• Farrington, D. P. “Key Results from the First 40 Years of the Cambridge Study in Delinquent Development.” In Taking Stock of Delinquency: An Overview of Findings from Contemporary Longitudinal Studies. Edited by T. P. Thornberry and M. D. Krohn, 137–183. New York: Kluwer-Plenum, 2003.

    Chapter discusses the findings from a 40-year study exploring the criminal career paths of men. Through interviews with parents, teachers, and peers, the researchers observed that there are certain protective factors that promote desistance to ongoing criminal activity for these men.

  • McLanahan, Sara, ed. Special Issue: Juvenile Justice. In Future of Children 18.2 (2008).

    The online resource “The Future of Children,” a collaboration of the Woodrow Wilson School of Public And International Affairs at Princeton University and the Brookings Institution published this special issue online journal in 2008. The journal provides a comprehensive overview of the US juvenile justice system, highlighting trends, DMC, and an overview of prevention and intervention efforts.

  • Meng, A., Segal R., and Boden, E. “American Juvenile Justice System: History in the Making.” International Journal of Adolescent Medicine and Health 25 (2013): 275–278.

    DOI: 10.1515/ijamh-2013-0062

    Provides a historical overview for the rationale of separating juvenile offenders from adult offenders. Includes information on the Supreme Court ruling mandating changes to the juvenile justice system and discusses the sovereignty of states to prosecute juveniles in juvenile courts or as adults.

  • Smith, B. “Children in Custody: 20-Year Trends in Juvenile Detention, Correctional, and Shelter Facilities.” Crime and Delinquency 44.4 (1998): 526–543.

    DOI: 10.1177/0011128798044004004

    Provides a comprehensive review on the number of juveniles held in public (detention centers) and private (i.e., half-way houses) over a twenty-year time frame. Includes an informative discussion on the link between the types of offenses and placement in public versus private facilities.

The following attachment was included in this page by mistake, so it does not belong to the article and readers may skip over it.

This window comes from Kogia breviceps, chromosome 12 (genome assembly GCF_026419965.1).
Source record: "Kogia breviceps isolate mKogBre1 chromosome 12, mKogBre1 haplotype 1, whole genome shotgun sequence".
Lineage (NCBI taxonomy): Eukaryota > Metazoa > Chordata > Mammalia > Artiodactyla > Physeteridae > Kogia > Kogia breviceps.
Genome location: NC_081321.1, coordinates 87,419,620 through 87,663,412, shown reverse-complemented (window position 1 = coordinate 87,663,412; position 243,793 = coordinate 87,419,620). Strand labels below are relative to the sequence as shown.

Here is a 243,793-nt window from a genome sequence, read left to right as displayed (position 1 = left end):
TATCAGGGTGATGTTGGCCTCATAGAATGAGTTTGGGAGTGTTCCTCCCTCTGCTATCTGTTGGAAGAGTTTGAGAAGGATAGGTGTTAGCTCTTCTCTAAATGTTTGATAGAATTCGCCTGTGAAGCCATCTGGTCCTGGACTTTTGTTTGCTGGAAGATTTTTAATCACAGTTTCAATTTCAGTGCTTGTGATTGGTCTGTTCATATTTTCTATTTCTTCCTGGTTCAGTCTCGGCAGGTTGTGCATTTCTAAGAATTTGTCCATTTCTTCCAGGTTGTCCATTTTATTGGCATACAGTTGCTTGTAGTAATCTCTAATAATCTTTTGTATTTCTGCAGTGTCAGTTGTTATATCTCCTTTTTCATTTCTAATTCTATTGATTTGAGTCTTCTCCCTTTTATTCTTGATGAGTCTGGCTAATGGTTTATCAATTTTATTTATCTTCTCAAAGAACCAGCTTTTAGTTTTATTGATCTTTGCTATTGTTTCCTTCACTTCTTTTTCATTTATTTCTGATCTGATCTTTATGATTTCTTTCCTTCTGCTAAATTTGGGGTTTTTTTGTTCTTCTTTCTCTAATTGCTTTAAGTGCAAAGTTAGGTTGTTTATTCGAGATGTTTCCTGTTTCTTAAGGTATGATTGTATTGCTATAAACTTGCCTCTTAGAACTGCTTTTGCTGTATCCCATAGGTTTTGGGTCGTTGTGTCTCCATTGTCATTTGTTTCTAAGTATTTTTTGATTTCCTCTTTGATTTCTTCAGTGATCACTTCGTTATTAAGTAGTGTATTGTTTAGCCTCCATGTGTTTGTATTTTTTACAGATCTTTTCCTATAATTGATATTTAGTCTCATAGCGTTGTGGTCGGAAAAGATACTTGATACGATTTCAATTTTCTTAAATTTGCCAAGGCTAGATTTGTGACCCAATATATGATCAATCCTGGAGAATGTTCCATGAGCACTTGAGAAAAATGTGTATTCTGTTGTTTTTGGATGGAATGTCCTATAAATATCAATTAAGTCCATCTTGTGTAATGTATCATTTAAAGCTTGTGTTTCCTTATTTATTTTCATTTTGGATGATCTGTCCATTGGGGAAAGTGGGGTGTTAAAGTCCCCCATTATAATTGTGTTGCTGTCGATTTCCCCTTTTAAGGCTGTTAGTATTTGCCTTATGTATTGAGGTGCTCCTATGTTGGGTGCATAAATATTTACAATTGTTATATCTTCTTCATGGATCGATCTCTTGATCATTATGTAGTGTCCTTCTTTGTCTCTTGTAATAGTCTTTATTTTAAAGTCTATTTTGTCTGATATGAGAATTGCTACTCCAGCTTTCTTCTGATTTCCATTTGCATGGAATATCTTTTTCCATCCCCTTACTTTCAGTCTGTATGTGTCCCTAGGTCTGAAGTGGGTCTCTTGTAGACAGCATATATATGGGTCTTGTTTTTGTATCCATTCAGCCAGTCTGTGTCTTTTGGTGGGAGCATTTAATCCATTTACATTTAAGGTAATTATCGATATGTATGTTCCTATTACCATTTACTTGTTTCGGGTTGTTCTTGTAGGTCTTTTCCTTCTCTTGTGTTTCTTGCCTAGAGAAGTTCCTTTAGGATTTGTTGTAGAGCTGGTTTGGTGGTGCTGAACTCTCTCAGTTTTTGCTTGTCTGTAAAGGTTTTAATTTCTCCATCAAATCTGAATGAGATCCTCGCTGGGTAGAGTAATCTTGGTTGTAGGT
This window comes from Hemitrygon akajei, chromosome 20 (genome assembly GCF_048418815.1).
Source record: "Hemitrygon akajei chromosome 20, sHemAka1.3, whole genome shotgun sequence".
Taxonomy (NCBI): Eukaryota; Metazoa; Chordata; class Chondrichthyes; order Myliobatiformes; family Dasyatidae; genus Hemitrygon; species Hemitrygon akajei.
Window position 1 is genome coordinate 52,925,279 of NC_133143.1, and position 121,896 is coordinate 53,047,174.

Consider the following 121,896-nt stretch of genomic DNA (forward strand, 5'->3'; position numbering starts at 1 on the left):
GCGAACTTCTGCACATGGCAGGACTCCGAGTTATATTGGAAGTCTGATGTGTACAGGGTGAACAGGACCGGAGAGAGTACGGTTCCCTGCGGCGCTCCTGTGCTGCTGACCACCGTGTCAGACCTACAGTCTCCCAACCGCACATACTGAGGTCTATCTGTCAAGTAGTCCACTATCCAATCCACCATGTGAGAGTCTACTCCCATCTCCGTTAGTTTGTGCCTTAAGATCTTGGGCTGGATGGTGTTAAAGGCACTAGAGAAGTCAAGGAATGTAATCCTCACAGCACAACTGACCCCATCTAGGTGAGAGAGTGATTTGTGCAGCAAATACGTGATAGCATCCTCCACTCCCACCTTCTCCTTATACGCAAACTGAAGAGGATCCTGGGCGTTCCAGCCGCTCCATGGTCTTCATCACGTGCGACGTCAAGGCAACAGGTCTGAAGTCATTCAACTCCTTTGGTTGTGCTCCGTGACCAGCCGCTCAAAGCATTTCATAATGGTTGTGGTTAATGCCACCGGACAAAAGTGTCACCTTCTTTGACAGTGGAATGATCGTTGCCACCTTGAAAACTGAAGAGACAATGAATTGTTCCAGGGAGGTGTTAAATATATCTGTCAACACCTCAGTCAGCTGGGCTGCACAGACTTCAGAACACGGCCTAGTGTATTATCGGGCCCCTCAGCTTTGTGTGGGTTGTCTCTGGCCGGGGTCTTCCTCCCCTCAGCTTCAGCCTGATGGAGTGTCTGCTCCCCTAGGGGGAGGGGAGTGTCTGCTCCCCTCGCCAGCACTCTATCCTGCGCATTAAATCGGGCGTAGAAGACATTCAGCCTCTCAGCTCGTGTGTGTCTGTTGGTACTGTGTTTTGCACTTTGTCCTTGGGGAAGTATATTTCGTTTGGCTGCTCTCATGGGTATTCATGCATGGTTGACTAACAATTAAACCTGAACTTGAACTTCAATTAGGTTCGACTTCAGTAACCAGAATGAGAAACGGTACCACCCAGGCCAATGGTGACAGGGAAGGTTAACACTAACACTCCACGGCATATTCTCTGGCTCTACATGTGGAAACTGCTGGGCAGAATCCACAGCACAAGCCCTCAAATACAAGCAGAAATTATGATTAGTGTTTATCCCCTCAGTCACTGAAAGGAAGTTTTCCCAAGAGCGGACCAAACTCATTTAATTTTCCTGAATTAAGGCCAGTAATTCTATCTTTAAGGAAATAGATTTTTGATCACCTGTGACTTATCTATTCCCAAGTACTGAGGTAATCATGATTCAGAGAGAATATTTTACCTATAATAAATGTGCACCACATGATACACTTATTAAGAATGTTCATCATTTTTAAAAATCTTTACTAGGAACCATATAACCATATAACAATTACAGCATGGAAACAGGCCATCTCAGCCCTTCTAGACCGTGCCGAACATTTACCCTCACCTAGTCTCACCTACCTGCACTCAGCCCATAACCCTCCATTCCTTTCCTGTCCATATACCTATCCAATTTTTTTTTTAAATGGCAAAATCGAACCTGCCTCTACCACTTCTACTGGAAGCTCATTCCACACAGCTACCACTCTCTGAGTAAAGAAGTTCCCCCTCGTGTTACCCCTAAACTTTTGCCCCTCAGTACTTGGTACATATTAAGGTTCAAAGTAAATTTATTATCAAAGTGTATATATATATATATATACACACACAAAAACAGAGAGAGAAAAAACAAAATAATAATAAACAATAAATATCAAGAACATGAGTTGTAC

• Steinberg, L. “Adolescent Development and Juvenile Justice.” Annual Review of Clinical Psychology 5 (2009): 459–485.

    DOI: 10.1146/annurev.clinpsy.032408.153603

    Provides a developmental perspective on factors that predispose juveniles to commit crimes. Offers a comprehensive review on findings from the studies of brain, cognitive, and psychosocial development that impact the ability of a juvenile to stand trial, and the impact of punitive sanctions on their development and behavior.

  • Wikstrom, P., and D. Butterworth. Adolescent Crime: Individual Differences and Lifestyles. New York: Routledge, 2006.

    Discusses, from an international perspective, why young people commit crimes. Includes information from the Peterborough Youth study and concludes with implications for crime prevention both nationally and globally.

  • Wordes, M., and S. M. Jones. “Trends in Juvenile Detention and Steps toward Reform.” Crime and Delinquency 44.4 (1998): 544–560.

    DOI: 10.1177/0011128798044004005

    A comprehensive review of such issues as the distinction between one-day populations, admission rates, court referrals, and length of stays. The article also discusses the trend in overcrowding in juvenile facilities and concludes with suggestions for reforming the juvenile justice system.